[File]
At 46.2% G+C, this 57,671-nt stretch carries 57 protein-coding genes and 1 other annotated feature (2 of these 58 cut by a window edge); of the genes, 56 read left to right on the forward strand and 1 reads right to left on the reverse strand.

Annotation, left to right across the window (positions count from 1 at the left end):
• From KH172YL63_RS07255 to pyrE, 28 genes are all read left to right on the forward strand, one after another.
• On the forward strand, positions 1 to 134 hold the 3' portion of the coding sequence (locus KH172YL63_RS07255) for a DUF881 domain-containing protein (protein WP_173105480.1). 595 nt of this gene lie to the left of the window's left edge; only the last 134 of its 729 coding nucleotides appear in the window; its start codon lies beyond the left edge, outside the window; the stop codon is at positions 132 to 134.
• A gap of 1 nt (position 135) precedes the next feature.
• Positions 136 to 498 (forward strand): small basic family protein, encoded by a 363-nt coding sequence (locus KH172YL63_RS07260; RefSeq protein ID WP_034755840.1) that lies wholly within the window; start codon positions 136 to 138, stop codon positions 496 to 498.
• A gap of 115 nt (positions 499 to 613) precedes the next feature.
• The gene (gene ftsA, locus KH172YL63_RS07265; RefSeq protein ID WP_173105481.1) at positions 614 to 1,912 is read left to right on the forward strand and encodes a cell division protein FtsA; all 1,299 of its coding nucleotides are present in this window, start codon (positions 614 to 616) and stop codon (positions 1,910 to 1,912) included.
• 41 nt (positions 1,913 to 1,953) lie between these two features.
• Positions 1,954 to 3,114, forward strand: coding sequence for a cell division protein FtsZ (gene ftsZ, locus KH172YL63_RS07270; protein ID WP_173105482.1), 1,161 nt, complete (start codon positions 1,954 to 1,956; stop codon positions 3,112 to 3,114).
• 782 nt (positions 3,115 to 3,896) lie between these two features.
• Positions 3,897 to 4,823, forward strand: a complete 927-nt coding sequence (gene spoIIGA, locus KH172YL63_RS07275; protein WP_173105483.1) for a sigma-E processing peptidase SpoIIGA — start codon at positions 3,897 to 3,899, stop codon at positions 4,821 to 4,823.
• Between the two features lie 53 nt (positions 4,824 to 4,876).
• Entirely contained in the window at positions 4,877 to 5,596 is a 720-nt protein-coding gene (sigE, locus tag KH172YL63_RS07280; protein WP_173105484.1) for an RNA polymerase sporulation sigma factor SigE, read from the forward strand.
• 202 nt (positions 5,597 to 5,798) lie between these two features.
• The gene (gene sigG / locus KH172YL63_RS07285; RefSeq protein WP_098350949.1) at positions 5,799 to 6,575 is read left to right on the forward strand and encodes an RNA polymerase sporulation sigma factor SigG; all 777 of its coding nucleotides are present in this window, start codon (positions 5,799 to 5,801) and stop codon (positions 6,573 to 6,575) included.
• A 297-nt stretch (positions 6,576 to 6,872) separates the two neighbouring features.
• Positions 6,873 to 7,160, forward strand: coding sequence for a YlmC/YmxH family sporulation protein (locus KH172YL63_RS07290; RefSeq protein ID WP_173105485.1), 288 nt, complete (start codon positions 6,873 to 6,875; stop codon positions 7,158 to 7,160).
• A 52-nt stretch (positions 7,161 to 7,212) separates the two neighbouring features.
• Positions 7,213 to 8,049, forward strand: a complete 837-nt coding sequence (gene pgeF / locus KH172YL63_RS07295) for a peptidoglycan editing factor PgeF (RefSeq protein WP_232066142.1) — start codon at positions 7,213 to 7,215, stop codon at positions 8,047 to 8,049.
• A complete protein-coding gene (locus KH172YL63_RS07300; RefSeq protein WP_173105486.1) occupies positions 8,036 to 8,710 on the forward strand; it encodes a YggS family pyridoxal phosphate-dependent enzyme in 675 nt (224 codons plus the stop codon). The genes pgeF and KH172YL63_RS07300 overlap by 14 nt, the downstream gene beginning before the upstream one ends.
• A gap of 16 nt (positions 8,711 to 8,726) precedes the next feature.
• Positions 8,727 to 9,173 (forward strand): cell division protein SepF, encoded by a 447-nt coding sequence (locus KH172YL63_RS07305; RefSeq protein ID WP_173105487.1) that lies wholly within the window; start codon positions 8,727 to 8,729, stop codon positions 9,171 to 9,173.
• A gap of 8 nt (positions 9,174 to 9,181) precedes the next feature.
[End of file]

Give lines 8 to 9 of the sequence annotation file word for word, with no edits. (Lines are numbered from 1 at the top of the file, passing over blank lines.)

• The gene (gene ftsA, locus KH172YL63_RS07265; RefSeq protein ID WP_173105481.1) at positions 614 to 1,912 is read left to right on the forward strand and encodes a cell division protein FtsA; all 1,299 of its coding nucleotides are present in this window, start codon (positions 614 to 616) and stop codon (positions 1,910 to 1,912) included.
• 41 nt (positions 1,913 to 1,953) lie between these two features.